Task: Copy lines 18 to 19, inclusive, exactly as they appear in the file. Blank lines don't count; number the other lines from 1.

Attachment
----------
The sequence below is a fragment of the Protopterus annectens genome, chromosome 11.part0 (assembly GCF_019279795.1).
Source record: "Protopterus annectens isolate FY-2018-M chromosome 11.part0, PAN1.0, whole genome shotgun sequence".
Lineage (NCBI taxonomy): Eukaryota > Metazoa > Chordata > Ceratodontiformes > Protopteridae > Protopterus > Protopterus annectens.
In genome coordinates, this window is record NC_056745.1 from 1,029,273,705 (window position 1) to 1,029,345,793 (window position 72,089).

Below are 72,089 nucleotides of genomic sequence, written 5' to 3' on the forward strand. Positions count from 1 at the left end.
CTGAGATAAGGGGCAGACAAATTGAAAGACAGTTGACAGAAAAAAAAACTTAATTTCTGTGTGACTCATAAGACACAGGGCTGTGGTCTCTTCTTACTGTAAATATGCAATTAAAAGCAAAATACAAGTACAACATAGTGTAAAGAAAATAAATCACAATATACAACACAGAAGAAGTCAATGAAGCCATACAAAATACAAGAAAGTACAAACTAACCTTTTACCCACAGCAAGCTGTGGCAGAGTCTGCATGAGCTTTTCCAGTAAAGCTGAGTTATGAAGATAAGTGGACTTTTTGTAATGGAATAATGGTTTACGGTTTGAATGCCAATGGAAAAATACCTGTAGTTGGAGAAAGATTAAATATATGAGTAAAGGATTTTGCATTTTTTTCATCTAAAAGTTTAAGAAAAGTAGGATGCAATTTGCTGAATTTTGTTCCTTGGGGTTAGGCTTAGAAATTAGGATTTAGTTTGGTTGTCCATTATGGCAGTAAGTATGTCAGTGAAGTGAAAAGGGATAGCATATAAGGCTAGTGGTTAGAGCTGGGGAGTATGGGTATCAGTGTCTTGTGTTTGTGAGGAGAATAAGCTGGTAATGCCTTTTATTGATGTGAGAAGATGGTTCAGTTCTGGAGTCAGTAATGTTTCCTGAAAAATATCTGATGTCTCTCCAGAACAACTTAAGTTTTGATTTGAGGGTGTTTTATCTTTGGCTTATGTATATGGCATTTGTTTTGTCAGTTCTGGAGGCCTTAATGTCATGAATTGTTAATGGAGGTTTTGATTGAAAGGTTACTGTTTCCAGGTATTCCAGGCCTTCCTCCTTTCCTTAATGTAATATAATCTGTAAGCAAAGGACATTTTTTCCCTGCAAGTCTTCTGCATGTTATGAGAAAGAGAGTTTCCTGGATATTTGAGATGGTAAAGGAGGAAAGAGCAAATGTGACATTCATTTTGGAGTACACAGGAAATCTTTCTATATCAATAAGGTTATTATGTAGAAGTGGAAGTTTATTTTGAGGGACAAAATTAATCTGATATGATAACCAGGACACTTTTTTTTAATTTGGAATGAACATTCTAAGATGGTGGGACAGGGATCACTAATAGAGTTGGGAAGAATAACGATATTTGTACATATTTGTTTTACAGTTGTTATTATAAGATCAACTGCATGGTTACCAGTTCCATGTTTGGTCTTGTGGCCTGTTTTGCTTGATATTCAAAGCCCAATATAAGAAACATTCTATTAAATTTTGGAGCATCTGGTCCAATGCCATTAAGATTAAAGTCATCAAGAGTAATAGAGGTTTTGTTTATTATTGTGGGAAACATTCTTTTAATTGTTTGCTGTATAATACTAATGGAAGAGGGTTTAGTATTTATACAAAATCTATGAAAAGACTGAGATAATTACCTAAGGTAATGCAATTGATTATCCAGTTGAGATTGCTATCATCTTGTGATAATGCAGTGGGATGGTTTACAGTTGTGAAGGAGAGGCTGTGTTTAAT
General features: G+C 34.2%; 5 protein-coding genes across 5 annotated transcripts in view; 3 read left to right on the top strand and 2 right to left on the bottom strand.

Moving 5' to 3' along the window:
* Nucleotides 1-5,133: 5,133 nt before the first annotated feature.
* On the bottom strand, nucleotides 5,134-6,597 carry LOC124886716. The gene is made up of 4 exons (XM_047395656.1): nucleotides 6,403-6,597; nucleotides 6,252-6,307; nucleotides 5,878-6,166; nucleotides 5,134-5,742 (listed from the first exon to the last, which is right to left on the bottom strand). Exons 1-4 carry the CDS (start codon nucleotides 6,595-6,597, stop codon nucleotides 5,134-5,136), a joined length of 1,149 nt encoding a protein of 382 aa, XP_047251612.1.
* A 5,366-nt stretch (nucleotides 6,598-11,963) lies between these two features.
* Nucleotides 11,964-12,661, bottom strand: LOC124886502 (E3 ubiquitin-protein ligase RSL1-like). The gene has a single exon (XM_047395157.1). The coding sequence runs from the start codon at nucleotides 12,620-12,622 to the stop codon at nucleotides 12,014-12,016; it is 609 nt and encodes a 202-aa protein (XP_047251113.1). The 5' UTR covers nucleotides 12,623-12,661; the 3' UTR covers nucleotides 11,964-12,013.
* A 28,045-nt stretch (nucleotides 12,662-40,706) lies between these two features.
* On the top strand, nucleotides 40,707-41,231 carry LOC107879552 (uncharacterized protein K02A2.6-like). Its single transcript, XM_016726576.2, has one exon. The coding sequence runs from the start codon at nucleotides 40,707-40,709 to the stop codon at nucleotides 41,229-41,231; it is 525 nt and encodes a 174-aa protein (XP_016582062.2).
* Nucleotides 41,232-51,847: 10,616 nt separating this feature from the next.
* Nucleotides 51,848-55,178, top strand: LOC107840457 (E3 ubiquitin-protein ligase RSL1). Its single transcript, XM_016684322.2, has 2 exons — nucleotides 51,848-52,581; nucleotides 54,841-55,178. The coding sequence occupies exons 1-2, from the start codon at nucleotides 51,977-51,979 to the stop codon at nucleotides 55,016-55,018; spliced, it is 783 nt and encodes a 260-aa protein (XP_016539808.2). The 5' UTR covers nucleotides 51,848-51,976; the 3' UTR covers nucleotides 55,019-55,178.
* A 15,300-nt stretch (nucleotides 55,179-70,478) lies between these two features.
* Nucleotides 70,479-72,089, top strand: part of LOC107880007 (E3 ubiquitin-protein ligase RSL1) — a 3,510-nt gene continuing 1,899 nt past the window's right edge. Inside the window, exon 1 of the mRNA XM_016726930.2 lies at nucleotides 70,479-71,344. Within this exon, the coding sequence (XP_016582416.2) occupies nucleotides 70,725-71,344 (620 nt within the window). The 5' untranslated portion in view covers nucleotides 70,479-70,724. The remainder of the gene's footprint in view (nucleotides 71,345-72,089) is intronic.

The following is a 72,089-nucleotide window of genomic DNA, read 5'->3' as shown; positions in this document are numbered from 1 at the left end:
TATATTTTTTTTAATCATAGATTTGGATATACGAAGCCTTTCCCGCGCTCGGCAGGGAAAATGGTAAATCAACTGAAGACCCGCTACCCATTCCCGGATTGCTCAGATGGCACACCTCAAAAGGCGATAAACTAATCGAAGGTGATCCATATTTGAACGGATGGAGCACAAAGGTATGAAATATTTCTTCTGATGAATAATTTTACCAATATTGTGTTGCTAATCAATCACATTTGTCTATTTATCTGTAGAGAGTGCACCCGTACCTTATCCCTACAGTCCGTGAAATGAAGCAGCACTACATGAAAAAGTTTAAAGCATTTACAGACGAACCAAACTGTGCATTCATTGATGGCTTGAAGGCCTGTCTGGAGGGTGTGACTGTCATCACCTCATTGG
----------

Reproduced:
* Nucleotides 70,479-72,089, top strand: part of LOC107880007 (E3 ubiquitin-protein ligase RSL1) — a 3,510-nt gene continuing 1,899 nt past the window's right edge. Inside the window, exon 1 of the mRNA XM_016726930.2 lies at nucleotides 70,479-71,344. Within this exon, the coding sequence (XP_016582416.2) occupies nucleotides 70,725-71,344 (620 nt within the window). The 5' untranslated portion in view covers nucleotides 70,479-70,724. The remainder of the gene's footprint in view (nucleotides 71,345-72,089) is intronic.

The following is a 72,089-nucleotide window of genomic DNA, read 5'->3' as shown; positions in this document are numbered from 1 at the left end: